I'm not sure which part of that sentence I find more unlikely: that Bragg exchanged pleasantries with the Queen or that he had freely interpreted the words of Friedrich Schiller that Beethoven had used in the fourth movement of the Ninth, better known to many as 'Ode to Joy'.
Woody Guthrie, sure...but...Friedrich Schiller? Unexpected, to say the least.
And it seems that he not only met the Queen, but found her to be quite charming.
Bragg, it seems, feels he has some explaining to do.
Via the Daily Mail (thanks to Anja for the tip):
How could I - a life-long socialist who believes that God Save The Queen should be replaced as England's national anthem by Blake's Jerusalem - find myself shaking hands with Her Majesty?His explanation is interesting and well worth reading, not least since I have no doubt that there are a lot of his fans who will find this to be some kind of heresy.
After all, as a punk rocker during the Queen's Jubilee year back in 1977, I bought my copy of the Sex Pistols' anarchic God Save The Queen like all my mates.
Indeed, I woke up the morning after the performance to find columnists in the Mail wondering how a 'dyed-in-the-wool republican' like me could shake hands with the Queen.
I'm not one of them, though, and actually I find his commentary on the event convincing--indeed, even moving--for reasons both political and personal.
Actually, my reasons are probably more on the personal side, which requires some background.
Bragg and I go back a ways...in the sense that even though he has no idea who I am, I have been a fan of his since my mid teens (so the mid '80s), have seen him in concert more than a dozen times and once even had the pleasure of speaking to him after a show (in Washington, DC).
When I was first learning to play guitar (way back then), I made my way though his early catalogue, and for a while I could probably do reasonably good versions of nearly all his songs. My interest has waned a bit after the Guthrie projects, but I still have followed him occasionally, and have noted with interest his new career as author and advocate of left-wing patriotism.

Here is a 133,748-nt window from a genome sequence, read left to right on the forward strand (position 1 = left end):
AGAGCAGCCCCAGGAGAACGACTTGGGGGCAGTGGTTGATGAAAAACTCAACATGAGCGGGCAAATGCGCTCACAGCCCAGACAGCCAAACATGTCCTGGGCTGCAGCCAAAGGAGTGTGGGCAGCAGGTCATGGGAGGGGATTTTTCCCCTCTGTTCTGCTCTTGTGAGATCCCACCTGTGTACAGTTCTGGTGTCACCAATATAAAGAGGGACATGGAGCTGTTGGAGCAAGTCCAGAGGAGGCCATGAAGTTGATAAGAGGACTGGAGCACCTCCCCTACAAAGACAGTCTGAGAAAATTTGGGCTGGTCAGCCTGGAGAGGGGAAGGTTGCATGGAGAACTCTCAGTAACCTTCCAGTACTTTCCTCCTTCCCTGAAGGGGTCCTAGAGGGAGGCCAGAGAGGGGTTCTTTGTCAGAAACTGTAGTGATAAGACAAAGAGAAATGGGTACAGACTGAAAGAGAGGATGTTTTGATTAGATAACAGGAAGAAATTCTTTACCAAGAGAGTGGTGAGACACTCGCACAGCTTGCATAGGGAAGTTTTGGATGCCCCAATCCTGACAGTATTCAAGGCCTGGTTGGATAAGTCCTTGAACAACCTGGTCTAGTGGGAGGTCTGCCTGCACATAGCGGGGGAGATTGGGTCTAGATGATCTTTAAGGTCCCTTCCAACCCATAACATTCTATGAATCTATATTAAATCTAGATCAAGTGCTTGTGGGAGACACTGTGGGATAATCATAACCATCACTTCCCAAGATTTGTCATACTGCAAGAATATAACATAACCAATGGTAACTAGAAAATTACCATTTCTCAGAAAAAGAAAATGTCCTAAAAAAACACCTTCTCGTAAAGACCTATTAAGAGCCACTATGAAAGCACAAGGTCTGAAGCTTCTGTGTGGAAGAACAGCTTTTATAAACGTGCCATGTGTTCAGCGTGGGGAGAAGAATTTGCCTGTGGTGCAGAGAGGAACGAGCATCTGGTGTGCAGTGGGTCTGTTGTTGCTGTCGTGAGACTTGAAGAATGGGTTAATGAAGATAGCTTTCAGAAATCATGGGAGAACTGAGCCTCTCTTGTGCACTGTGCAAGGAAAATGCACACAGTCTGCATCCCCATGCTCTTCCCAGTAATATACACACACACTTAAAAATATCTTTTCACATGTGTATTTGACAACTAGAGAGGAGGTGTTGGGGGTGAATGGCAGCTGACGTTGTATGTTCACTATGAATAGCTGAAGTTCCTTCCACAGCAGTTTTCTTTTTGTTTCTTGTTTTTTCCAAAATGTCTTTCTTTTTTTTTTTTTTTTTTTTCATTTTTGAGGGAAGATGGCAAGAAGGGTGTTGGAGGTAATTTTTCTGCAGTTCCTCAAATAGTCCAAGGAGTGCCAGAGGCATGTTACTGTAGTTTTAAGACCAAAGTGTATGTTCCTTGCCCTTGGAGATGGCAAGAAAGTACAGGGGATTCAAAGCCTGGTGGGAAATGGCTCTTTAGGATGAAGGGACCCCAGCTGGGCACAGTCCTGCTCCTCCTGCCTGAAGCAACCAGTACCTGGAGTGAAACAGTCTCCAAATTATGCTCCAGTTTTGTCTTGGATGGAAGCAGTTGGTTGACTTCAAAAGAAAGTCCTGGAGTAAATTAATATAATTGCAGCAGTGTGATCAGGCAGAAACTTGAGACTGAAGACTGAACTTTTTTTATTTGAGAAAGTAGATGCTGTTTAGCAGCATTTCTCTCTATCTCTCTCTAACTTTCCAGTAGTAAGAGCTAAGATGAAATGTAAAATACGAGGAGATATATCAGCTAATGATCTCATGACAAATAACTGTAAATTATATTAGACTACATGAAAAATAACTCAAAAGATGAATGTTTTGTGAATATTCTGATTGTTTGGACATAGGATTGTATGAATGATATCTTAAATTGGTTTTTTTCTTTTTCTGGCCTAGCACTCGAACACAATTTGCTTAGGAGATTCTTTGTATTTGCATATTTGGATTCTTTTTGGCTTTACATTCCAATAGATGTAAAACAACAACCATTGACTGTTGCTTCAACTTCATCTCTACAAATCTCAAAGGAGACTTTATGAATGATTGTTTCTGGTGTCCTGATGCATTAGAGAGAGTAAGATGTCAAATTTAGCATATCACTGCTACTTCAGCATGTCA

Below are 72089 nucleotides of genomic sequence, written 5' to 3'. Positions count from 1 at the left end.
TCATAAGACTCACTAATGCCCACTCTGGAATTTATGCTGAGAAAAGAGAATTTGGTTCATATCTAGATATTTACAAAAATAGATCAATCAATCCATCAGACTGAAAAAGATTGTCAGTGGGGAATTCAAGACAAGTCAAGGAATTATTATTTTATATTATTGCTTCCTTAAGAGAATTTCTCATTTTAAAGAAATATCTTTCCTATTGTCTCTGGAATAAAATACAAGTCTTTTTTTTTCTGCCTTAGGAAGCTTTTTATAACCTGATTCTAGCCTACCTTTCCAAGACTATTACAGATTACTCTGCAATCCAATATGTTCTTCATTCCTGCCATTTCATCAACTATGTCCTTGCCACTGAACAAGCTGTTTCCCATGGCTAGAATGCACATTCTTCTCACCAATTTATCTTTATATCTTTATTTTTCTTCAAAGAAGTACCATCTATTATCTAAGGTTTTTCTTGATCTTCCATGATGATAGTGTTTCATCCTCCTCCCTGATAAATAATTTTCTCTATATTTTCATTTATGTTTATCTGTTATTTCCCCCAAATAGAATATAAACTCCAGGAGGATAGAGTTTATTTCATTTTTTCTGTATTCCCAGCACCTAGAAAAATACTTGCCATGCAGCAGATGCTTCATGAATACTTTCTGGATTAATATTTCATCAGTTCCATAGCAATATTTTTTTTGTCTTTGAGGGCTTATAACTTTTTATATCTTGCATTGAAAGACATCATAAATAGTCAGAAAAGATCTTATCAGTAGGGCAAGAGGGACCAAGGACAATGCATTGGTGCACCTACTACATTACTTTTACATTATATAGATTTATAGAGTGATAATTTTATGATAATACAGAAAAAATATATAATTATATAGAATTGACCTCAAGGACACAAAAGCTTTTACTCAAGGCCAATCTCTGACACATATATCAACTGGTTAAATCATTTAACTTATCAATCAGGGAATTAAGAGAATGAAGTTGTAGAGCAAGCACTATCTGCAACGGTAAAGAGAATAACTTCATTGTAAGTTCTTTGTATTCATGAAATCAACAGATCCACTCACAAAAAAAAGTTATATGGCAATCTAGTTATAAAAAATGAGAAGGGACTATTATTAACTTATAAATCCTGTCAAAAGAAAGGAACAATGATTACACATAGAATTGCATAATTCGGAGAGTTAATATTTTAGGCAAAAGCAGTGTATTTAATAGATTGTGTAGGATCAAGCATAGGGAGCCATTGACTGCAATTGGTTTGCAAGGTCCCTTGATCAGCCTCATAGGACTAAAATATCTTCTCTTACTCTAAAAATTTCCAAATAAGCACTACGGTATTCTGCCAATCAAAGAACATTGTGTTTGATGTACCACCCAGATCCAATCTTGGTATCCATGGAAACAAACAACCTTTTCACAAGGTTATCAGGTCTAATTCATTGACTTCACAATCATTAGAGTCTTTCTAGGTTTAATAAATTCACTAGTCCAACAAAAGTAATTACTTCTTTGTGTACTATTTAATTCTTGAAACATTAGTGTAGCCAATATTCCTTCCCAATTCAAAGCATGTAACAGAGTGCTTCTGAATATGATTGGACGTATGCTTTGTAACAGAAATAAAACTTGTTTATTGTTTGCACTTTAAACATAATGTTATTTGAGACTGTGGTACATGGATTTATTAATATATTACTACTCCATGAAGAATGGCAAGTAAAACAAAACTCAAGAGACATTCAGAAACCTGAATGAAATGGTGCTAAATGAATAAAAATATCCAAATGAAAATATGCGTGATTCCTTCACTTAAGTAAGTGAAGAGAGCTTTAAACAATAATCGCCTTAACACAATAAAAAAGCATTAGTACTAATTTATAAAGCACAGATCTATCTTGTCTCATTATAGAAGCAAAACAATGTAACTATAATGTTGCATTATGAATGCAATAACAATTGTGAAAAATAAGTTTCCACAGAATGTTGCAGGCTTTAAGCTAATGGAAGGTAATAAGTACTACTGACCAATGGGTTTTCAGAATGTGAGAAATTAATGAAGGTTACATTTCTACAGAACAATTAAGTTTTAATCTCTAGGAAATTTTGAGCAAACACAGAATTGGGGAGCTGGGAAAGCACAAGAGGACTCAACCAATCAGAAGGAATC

My relationship with the Queen, in a sense, goes back to some of my earliest memories.
My mother, you see, immigrated to America from England in 1948 to marry my father, whom she'd met during the war. (No, in my family, we didn't have to specify which war, it was just 'the war'.)
Now, in my experience, immigrants tend to go either one of two ways: they either adopt fully the culture of the society they've entered or they cling to the memory of their homeland.
My mother, somehow, managed to do both.
Though she felt enormously proud of being American (she gained citizenship before I was born), it was always England that remained her 'home'. A particular version of England of course, one consisting of one part Finest Hour nostalgia, one part monarchist devotion, one part working-class earthiness...and a healthy dollop of kitsch. As a northern Irish friend of mine put it after a visit to our family home once: there were more Union Jacks in our house than he'd seen anywhere outside of a Unionist parade.
Hers was an idiosyncratic form of national identity, perhaps, but a heartfelt one nonetheless, and she went back as often as she could.
And though, toward the end of her life, she began to lose patience for the rest of the royal pack, she continued in some way to admire Elizabeth, who was born in the same year as she. They had, in a sense, grown up together, at least via newspaper pictures, newsreels and radio broadcasts. And to some extent, I'm quite sure that my mother's identification with the Windsor matriarch had more to do with sympathies of one mother (and grandmother) to another than anything resembling political theory.